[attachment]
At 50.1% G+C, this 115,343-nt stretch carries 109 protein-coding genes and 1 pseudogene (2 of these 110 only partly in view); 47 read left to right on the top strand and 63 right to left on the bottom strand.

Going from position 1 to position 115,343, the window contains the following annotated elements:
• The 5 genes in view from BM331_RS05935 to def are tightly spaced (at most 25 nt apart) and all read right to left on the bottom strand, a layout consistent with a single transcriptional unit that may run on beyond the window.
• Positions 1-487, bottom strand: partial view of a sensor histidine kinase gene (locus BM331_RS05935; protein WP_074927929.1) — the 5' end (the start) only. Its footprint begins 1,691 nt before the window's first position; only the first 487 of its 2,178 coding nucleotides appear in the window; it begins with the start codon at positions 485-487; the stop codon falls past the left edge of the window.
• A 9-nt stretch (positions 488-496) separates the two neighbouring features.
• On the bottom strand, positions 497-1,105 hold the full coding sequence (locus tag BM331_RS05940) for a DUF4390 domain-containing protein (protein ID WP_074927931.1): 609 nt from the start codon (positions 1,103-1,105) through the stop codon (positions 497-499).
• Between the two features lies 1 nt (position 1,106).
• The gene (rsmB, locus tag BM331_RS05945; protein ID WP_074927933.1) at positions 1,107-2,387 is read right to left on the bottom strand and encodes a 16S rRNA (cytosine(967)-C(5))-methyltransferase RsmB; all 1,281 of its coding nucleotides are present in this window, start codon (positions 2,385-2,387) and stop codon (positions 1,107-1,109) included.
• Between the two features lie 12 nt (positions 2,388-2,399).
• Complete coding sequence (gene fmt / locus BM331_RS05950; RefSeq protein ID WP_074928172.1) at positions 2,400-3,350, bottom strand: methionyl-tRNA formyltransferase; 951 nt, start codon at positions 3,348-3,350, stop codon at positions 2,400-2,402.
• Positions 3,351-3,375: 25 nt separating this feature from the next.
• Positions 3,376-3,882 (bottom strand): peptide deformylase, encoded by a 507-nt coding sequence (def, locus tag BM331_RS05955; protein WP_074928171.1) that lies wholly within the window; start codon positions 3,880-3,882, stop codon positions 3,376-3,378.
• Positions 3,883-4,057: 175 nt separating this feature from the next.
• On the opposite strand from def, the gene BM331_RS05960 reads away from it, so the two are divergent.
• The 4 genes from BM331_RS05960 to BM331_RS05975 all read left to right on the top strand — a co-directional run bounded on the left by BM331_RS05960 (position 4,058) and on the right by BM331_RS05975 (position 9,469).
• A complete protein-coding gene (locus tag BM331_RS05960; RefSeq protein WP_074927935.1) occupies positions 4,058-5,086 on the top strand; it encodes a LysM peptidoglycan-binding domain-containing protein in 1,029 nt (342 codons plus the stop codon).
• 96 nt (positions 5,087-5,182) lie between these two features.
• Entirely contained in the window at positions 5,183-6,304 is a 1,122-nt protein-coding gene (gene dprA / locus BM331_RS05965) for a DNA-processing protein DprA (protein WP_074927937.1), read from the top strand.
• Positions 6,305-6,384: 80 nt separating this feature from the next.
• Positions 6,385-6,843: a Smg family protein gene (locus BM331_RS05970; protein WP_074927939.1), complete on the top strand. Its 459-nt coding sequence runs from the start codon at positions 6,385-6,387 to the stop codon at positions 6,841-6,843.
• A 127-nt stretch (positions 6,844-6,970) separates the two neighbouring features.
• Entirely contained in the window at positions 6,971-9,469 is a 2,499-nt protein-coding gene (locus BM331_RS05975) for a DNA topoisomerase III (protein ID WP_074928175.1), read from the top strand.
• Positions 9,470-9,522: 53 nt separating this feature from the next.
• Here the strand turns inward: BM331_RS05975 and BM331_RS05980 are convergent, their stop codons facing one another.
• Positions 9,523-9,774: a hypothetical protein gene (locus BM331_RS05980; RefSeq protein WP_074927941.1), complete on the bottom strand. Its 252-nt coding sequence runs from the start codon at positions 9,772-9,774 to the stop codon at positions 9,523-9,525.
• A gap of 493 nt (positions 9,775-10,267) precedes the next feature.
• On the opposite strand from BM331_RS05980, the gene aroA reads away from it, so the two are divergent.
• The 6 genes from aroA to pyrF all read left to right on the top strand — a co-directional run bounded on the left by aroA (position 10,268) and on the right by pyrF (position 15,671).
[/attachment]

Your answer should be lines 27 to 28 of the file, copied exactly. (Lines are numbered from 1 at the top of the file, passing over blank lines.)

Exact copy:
• On the opposite strand from BM331_RS05980, the gene aroA reads away from it, so the two are divergent.
• The 6 genes from aroA to pyrF all read left to right on the top strand — a co-directional run bounded on the left by aroA (position 10,268) and on the right by pyrF (position 15,671).